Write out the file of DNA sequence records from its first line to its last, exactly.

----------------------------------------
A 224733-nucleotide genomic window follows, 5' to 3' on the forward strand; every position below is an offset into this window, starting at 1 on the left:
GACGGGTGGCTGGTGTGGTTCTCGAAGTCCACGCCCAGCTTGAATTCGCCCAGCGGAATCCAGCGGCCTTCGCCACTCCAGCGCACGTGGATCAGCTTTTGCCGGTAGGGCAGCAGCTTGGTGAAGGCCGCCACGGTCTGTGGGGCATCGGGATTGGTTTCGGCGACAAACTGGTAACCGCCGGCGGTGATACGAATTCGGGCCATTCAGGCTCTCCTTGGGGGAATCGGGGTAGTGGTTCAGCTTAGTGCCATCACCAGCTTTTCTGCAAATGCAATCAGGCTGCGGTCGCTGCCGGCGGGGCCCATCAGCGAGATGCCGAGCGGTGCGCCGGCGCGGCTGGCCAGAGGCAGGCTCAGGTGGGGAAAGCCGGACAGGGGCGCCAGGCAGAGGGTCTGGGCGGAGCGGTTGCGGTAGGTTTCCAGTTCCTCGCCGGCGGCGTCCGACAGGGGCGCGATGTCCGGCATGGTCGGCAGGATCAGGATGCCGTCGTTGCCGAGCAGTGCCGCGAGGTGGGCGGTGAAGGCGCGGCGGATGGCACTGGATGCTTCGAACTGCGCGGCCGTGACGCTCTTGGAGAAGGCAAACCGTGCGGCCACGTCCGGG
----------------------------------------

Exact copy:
A 224733-nucleotide genomic window follows, 5' to 3' on the forward strand; every position below is an offset into this window, starting at 1 on the left:
GACGGGTGGCTGGTGTGGTTCTCGAAGTCCACGCCCAGCTTGAATTCGCCCAGCGGAATCCAGCGGCCTTCGCCACTCCAGCGCACGTGGATCAGCTTTTGCCGGTAGGGCAGCAGCTTGGTGAAGGCCGCCACGGTCTGTGGGGCATCGGGATTGGTTTCGGCGACAAACTGGTAACCGCCGGCGGTGATACGAATTCGGGCCATTCAGGCTCTCCTTGGGGGAATCGGGGTAGTGGTTCAGCTTAGTGCCATCACCAGCTTTTCTGCAAATGCAATCAGGCTGCGGTCGCTGCCGGCGGGGCCCATCAGCGAGATGCCGAGCGGTGCGCCGGCGCGGCTGGCCAGAGGCAGGCTCAGGTGGGGAAAGCCGGACAGGGGCGCCAGGCAGAGGGTCTGGGCGGAGCGGTTGCGGTAGGTTTCCAGTTCCTCGCCGGCGGCGTCCGACAGGGGCGCGATGTCCGGCATGGTCGGCAGGATCAGGATGCCGTCGTTGCCGAGCAGTGCCGCGAGGTGGGCGGTGAAGGCGCGGCGGATGGCACTGGATGCTTCGAACTGCGCGGCCGTGACGCTCTTGGAGAAGGCAAACCGTGCGGCCACGTCCGGG